Electricity Analogy: Voltage, Current, Resistance, Power

In 1747, Benjamin Franklin discovered the principle of electrical charge conservation - an electric charge can not be created or destroyed, only collected. In 1750, Benjamin Franklin published an experiment proposal to prove lightning is electricity. Franklin collected electricity in a group of Leyden jars that he described as "a battery".

The electron was discovered in 1897 (almost 150 years later).

An electrical current can be demonstrated with water flowing through a hose. When the faucet is on, water pressure from a water tower pushes water out of the hose. The water tower is analogous to a battery. Instead of being filled with electrons, the water tower is filled with water.

Water pours from a water hose onto a rock (circled).

The job of the water tower is to maintain steady water pressure to the houses in the town it serves. Water pressure is required to send water from the tower to each home. If the tower increases water pressure beyond normal levels, pipes break and faucets leak as the infrastructure is unable to contain the extra pressure. In this analogy, water pressure is equal to voltage.

Water pressure = voltage

Steady pressure is proven when different homes turn on a faucet and receive water at similar speeds. The speed the water comes out of an outlet (faucet or hose) is the current.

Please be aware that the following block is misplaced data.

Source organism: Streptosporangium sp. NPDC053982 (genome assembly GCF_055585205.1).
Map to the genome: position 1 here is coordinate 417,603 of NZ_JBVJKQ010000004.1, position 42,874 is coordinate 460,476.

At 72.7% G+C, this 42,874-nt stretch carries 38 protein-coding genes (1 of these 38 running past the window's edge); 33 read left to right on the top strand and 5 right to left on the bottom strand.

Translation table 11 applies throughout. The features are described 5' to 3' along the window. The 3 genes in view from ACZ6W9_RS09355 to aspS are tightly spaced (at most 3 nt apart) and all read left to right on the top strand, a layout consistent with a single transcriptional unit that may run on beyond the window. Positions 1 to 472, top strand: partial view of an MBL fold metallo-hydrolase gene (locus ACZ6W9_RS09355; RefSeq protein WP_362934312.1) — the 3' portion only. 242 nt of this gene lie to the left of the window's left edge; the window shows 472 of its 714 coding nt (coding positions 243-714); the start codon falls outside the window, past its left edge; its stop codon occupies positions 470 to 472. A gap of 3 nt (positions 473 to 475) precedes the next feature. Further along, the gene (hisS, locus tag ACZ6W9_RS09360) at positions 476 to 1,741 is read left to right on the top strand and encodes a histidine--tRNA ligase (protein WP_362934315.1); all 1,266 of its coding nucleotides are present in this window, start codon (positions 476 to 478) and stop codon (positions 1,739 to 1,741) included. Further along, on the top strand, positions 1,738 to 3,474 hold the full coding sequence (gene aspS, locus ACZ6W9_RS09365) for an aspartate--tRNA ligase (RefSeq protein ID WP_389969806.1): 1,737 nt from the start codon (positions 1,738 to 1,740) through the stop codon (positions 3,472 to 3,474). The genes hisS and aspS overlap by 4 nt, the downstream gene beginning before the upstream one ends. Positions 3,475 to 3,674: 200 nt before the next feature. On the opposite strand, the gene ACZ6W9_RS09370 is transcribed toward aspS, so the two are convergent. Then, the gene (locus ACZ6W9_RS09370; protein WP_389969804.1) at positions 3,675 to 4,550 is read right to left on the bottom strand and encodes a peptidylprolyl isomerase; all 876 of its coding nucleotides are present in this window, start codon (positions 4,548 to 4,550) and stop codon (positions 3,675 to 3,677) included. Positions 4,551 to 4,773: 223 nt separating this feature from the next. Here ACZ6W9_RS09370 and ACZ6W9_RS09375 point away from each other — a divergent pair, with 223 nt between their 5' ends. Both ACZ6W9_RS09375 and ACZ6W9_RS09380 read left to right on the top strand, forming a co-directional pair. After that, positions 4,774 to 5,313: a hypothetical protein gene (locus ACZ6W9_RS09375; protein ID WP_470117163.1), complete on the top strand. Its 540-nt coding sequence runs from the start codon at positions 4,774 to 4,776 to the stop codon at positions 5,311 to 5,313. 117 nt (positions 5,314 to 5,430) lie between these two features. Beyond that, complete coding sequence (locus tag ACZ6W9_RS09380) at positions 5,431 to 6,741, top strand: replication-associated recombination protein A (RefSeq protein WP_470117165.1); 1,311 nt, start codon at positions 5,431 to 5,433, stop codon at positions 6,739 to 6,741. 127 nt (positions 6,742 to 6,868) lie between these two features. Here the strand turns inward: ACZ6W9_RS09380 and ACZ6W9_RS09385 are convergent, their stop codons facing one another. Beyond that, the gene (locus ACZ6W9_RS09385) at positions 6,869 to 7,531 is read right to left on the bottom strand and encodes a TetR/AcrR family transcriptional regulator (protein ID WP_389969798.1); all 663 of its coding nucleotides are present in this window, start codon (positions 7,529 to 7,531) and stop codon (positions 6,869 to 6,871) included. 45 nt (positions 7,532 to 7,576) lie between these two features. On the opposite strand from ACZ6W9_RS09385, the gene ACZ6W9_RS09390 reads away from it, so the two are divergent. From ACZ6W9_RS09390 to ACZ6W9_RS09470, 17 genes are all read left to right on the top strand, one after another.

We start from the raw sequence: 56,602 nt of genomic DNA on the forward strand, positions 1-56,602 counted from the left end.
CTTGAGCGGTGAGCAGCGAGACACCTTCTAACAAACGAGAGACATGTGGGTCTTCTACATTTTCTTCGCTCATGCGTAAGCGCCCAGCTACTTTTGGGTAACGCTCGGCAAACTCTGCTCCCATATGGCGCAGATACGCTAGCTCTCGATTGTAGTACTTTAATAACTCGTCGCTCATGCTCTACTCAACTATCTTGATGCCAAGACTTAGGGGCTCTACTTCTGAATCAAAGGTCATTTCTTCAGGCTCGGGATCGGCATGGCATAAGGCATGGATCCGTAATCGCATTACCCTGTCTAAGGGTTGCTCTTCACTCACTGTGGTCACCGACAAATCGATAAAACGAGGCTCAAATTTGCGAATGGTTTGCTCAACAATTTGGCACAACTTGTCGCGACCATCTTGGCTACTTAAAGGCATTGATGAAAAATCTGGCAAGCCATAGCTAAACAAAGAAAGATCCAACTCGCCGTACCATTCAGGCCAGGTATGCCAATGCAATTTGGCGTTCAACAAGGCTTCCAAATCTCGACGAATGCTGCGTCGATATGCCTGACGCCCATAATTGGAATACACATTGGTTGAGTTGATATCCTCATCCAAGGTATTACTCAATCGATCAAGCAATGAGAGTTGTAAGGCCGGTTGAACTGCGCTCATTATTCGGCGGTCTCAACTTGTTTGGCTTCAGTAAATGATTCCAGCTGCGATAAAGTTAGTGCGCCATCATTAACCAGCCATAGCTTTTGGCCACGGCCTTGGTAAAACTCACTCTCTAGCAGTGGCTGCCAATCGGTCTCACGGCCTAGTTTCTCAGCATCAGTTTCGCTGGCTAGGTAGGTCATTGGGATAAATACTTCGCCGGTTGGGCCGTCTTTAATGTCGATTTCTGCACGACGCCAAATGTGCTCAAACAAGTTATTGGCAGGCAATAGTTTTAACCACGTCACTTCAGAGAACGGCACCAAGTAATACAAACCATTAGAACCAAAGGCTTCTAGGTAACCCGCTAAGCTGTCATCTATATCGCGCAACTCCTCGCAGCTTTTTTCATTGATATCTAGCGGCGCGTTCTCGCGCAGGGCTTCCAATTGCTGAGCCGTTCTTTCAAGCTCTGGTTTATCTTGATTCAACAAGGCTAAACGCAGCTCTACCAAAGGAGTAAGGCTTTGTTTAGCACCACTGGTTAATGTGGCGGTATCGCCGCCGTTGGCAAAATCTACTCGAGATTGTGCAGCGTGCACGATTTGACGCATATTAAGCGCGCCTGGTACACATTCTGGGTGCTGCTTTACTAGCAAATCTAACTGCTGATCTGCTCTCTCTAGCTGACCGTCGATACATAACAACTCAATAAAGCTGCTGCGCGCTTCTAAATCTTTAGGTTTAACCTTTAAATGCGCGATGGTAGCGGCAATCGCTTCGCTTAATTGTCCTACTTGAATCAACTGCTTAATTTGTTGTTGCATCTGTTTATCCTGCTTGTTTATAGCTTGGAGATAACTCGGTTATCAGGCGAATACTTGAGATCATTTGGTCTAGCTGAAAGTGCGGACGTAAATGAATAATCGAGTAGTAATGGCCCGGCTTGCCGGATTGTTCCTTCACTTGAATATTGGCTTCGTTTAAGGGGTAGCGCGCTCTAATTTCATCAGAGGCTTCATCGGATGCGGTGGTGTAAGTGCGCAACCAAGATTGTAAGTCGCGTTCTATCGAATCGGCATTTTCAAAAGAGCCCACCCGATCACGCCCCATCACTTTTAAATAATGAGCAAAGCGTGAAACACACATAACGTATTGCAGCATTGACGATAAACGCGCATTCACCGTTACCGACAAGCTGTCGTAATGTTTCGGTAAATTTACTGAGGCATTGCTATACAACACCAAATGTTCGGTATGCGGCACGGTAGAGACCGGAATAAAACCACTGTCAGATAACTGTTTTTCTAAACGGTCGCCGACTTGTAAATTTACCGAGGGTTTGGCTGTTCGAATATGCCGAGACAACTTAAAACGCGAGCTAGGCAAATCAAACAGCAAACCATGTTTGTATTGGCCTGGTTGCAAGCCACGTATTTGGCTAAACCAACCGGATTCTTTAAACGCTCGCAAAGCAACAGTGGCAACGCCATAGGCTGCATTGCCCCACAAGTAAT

Current can be used to describe electrons flowing around an electrical circuit, water flowing from a water tower to a home, and H2O water molecules flowing in a river.

Speed of water (or electrons) = current: Ampere / amp

With a higher current, power increases. Water power can also be increased by using a resistor (holding a finger over the end of a hose). By increasing the resistance, the speed of the water increases. Power is increased. Increasing resistance on a circuit increases friction and results in increased heat.

Partially blocking the water = resistance: Ohm

Previously, the water poured on the rock (circled). With increased resistance, power is increased and the water shoots beyond the rock.

Resistance + Current = power

A rudimentary electrical circuit connects the positive terminal of a battery through a light to the negative terminal of a battery.

With the analogy of water pressure made, we can modify our understanding of the circuit.

The water tower uses water pressure to send water to the home.

The water tower battery uses water pressure voltage to send water electric current to power the home light.

P = Power (Watts)
I = Ampere (Current), Inductance
V = Volt

The formula for power is:
I(t) * V(t) = P(t)

If voltage is doubled and ampere is halved, the power (Watts) is the same.

Amps * Volts = Wattage (measure of work electricity does per second)

The bulb converts the electric power into light and heat.

The "I" stands for Inductance though it is used as the symbol for Current or Ampere.

V = I * R
I = V / R
R = V / I

P = V * I (Power equals Voltage times Current)

Common equations